How about the story and the characters? As I mentioned early on, I'm probably only scratching the surface of the story. I've accomplished quite a bit in 32 hours, but it feels like I'm still in the early stretches of the plot.

After you become the Pathfinder and have to find homes for the Initiative's colonies, you come across the Khett: a very jerky species that reminds me of the Collector's. They take what they want, try to morph their bodies into perfect beings by cannibalizing other species, and leave destruction in their wake. I think they are worse if only because they vocalize what they do. At least with the Collector's they don't speak and you don't know why they are being creepy weird. The Khett want you to conform. They speak about the process of converting your being into one of them like a religion. It's oogy. While you're dealing with them, you also have to run through these places called Vaults built by a cybernetic species named the Remnant. These vaults are the foundation for most of Andromeda, but something happened during the 600 years you were asleep that threw them out of whack. You have to hunt down the Vaults and set them right again to make the planets livable for the Initiative, and other aliens in the galaxy.

That's all I've got so far. I have a long way to go.

As for the characters, am I allowed to say they are more intriguing then ME 1-3 without getting my hand slapped? I adore Garrus, but when you have the banter of Liam, Gil, Lexi, and grandpa Krogan, it allows for a number of entertaining moments. The characters here feel dynamic. They don't fit one archetype, but an array of complexities that people have. For once the humans all don't sound like they came from the US or Canada. There are plenty that sound English, Scottish, Australian, Indian, and everywhere in between. Dialects play a HUGE roles in the range of NPC's and not just for us Milky Way folks. Even the species of Andromeda have their own nuances that vary from planet to planet. That might not seem like much, but it's little details like this make the game above and beyond the norm for open world content. It makes Andromeda feel more real.

You can find characters that you relate to here with such ease that you couldn't in other ME games. Yes there are some who are pigeonholed into certain groups, but they have independent personalities that support multiple viewpoints. It's kind of cool to watch NPC's grow as you interact with them over time. With Tali or Mordin, they were the same through and through with each game. Your choices didn't really affect who they became in the long run. But in Andromeda, my choices feel like they have an impact on more then the galaxy. Here, I feel the choices changing my crew members. The way their dialogue shifts after priority missions, and where their feelings lay if I don't side with them; there is a weight to my choices that I didn't experience before. Kudos to you, BioWare.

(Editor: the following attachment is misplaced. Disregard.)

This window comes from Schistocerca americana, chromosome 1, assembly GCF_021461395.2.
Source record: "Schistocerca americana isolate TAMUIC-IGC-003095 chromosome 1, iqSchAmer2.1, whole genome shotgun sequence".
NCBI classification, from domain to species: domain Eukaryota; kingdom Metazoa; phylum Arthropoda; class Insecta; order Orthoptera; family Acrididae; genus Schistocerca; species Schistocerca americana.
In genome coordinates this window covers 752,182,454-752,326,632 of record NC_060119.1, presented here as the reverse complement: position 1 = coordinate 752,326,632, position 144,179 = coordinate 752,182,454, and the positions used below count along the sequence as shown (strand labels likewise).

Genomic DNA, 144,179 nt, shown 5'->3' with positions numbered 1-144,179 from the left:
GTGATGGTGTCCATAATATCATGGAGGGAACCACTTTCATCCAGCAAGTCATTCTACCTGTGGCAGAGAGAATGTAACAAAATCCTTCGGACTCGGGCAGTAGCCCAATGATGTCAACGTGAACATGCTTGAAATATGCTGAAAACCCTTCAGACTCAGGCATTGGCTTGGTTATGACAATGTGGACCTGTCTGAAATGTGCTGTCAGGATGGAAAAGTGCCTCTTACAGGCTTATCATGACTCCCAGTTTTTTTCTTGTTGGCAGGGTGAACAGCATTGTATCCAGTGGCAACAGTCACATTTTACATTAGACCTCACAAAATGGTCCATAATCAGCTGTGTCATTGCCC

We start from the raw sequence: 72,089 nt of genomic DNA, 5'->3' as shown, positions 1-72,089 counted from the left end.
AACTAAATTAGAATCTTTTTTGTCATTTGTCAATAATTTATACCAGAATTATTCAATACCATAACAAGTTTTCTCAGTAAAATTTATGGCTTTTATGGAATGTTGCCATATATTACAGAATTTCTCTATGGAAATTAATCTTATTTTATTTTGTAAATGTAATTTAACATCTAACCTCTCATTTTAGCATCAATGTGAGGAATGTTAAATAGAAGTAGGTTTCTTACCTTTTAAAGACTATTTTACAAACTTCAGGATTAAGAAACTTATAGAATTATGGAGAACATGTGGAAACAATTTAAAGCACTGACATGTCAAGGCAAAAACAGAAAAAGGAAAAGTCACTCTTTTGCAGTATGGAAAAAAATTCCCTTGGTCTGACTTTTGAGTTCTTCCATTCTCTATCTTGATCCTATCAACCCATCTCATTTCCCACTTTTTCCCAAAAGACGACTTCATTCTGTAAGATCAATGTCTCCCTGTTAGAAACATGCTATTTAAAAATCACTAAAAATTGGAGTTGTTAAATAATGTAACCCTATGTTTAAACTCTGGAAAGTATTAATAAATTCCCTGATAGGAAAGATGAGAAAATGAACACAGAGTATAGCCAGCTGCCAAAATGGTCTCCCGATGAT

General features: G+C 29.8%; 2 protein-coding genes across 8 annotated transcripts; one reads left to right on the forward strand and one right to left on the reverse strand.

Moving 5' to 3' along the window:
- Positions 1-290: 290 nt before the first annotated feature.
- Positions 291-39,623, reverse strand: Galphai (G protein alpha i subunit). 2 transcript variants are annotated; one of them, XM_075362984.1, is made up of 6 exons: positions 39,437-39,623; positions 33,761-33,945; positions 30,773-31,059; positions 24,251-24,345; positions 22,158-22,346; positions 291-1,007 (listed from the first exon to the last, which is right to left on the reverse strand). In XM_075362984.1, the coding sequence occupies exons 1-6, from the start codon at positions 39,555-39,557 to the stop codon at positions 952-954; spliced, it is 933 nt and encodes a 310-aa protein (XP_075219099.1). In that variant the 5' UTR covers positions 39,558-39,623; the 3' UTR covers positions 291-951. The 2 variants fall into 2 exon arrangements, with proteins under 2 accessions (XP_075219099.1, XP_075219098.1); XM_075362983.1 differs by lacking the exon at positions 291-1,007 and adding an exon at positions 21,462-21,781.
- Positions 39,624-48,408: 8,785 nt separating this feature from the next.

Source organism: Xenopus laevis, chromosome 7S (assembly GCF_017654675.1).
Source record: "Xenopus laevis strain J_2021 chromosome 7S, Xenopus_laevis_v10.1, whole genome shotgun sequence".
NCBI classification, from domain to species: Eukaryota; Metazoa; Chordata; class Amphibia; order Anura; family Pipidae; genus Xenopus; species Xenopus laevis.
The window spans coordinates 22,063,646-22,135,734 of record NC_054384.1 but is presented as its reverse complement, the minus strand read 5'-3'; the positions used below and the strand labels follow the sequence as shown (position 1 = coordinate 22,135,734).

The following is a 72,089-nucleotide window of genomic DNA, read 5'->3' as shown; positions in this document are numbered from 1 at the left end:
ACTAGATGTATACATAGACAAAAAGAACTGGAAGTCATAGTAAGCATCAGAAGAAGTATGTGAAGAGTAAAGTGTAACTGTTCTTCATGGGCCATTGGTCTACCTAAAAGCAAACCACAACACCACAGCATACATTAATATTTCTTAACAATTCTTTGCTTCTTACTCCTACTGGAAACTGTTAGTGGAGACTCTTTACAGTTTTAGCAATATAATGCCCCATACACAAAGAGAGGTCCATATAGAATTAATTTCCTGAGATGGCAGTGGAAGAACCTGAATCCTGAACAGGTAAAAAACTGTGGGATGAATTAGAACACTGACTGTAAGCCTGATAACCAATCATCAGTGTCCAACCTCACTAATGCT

Now for the not-so great stuff. Okay so the people who have been harping on the animations are half right. Sometimes they look wonky with NPC's walking into walls in the background. But the actual "oh crap" moments are few and very far in-between. The same could be said for weird character faces. If you screenshot a character as they are talking, then yes. It can look silly if you catch them at the wrong time. But you know what? That's the case for living people too. My only big complaint on visuals is the character design when it comes to the eyes on Humans and Asari. The eyes look extra glassy this round, so it's easy to feel ooged out when you look at them.(Update 4/11/17: As of Patch 1.05 on April 6th, this issue has been mostly addressed. The eyes still look a little glassy, but much improved.) The animations and glitches are not a big deal. They are rare and non-existent in most instances. Sometimes it's funny - I have duel Grandpa Krogan's in the kitchen to clean the dishes, and I'm okay with this.

Besides, if people can justify Final Fantasy XV as a great game with it's world-breaking glitches, then Andromeda should be light years ahead on the grading scale. I've yet to experience a glitch that caused my game to crash, and I've tumbled down quite a few mountains in the Nomad.

Fetch quests are still fetch quests. I'm sure there has got to be another way to add ancillary content to these type of games, but I don't know what it is. They're annoying at this point. There isn't anything new here. Go here. Shoot this. Go there. Gather that. Then take it all the way back to the Nexus where you have to go back out and gather one more thing. Ugh. Make it stop RPG's. Please.